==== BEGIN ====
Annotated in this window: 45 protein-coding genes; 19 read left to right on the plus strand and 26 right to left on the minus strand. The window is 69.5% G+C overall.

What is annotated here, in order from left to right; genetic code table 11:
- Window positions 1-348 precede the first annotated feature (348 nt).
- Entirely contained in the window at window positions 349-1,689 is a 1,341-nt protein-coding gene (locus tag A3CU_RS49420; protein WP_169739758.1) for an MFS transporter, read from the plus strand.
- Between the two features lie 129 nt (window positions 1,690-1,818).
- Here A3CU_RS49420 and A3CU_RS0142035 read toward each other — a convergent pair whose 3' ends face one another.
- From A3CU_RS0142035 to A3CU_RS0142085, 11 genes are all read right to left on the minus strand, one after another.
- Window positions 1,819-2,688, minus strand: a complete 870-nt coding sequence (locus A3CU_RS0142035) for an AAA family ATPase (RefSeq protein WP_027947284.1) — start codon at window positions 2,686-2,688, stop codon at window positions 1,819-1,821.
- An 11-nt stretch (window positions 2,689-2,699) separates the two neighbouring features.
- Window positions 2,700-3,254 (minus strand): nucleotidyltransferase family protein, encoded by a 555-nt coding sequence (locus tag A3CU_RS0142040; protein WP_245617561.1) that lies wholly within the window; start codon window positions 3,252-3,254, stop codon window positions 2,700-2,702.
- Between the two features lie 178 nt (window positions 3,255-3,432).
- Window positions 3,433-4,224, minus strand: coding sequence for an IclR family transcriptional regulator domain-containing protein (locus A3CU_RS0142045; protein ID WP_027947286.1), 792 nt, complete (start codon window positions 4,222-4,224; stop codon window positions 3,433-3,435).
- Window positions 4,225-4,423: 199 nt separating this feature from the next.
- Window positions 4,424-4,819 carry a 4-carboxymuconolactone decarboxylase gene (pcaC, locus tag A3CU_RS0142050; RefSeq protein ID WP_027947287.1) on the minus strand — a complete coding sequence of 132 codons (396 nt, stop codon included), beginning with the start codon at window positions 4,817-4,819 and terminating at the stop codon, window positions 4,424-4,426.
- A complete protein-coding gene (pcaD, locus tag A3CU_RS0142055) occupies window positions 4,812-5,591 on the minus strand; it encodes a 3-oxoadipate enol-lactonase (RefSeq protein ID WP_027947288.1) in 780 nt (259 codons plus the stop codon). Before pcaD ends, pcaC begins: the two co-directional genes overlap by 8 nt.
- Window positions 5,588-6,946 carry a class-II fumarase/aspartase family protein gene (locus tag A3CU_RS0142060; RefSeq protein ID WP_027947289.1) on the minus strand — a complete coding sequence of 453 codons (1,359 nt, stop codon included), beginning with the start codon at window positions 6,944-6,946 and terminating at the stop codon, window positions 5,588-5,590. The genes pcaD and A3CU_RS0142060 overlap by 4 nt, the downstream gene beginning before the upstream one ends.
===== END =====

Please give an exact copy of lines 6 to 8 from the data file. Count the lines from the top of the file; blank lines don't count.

- Here A3CU_RS49420 and A3CU_RS0142035 read toward each other — a convergent pair whose 3' ends face one another.
- From A3CU_RS0142035 to A3CU_RS0142085, 11 genes are all read right to left on the minus strand, one after another.
- Window positions 1,819-2,688, minus strand: a complete 870-nt coding sequence (locus A3CU_RS0142035) for an AAA family ATPase (RefSeq protein WP_027947284.1) — start codon at window positions 2,686-2,688, stop codon at window positions 1,819-1,821.